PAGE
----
It’s easy to get into a very binary kind of thinking when it comes to politics and guns. We tend to think of Democrats as being anti-gun and Republicans being pro-gun.

To be fair, the Democrats that have been elected at the federal level in recent years really do seem to buy into that stereotype. More than that, they seem to outright revel in it. They’re anti-gun and they love that fact about themselves.

But the flip side isn’t always true. While most allies of the Second Amendment within the halls of Congress are Republican, that doesn’t mean it’s universal within the party.

For example, there’s at least one candidate for the Virginia House of Delegates who seems to disagree with that stance.

A Republican running for the Virginia House of Delegates is calling for stricter gun control, a message at odds with GOP leadership and virtually every Republican officeholder in the state.

In a TV ad that begins airing Tuesday, Mary Margaret Kastelberg calls for more background checks, limits on magazine size and a “red flag” law that would allow authorities to temporarily take guns away from people deemed a danger to themselves or others.

“Nobody needs a 100-round magazine,” said the first-time candidate who is running for a suburban Richmond seat.

Her positions, she said, are “all grounded and rooted in where I am personally, my cumulative life experience.”

By that, she doesn’t just mean the mass shootings like Virginia Beach or the 2007 massacre that killed 32 at Virginia Tech, where her two children are enrolled today. She also means the murder two years ago of a young man who played in Tuckahoe Little League with her son when they were little — and all the suicides that involve guns.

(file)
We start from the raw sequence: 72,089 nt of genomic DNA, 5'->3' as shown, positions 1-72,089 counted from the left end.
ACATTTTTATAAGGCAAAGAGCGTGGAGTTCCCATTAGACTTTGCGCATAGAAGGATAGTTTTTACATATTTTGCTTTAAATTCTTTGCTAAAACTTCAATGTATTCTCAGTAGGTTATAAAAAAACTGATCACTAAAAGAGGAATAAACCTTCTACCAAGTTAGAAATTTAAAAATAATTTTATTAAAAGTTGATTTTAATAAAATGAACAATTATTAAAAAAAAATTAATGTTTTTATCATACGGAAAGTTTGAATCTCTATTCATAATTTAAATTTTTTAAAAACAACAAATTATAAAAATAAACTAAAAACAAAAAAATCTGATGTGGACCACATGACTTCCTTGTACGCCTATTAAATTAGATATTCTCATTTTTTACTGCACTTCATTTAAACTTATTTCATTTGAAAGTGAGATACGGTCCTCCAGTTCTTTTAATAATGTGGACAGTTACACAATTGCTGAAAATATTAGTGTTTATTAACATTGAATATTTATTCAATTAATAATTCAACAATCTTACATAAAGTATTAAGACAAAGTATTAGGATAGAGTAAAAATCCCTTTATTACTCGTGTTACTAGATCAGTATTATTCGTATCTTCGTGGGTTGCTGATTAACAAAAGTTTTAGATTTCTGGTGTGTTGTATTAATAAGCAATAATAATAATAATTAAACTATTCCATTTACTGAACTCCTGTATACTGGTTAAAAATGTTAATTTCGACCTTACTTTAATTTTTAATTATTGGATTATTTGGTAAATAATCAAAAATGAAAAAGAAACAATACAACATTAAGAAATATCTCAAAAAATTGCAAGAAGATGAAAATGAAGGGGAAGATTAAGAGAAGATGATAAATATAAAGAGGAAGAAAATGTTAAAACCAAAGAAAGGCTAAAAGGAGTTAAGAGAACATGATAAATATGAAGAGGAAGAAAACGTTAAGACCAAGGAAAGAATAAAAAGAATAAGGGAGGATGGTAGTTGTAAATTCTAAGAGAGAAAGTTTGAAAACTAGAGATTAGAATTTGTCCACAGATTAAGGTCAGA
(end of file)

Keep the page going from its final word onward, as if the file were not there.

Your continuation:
“I’m coming from — just looking at things that might” be helpful, Kastelberg said. “Unfortunately, this is a really complex issue and it’s highly emotionally charged. I don’t believe . . . that any one thing is going to fix all of this. One of the perils that I see is rushing into something with the expectation that, ‘Oh, now we’ve solved the problem and can move on.’ ”

In the ad, Kastelberg looks at the camera and says, “I’ll do what’s right to keep our communities safe. We’ve got to work together to reduce gun violence. That starts with comprehensive background checks and closing the gun show loophole. And nobody needs a 100-round magazine. ‘Red flag’ laws will help take guns out of the hands of the mentally ill before they do harm. As a mother and a delegate, I’ll work to stop gun violence to keep our loved ones safe.”

No one “needs” a 100-round magazine?

No one needs internet access, social media, or a cell phone. Are we going to restrict those next? No one needs to own a car. Is that on the agenda for banning too?

That’s the problem with the argument of “no one needs.” Rights don’t begin and end with need.

However, it’s also worth discussing the fact that she’s not in any position to judge whether or not someone needs a given item or not. While I’m not a fan of 100-round magazines for personal reasons, I don’t want to see them get restricted, either. There are cases I can see when having 100 round ready to roll should you need it can come in handy. A case in point.

Kastelberg is free to have any opinions she wants, but I will say that there’s no way in hell she supports the Second Amendment. Then again, she’s running to replace a Democrat, so if she won, it’s unlikely anyone in her district would recognize a difference.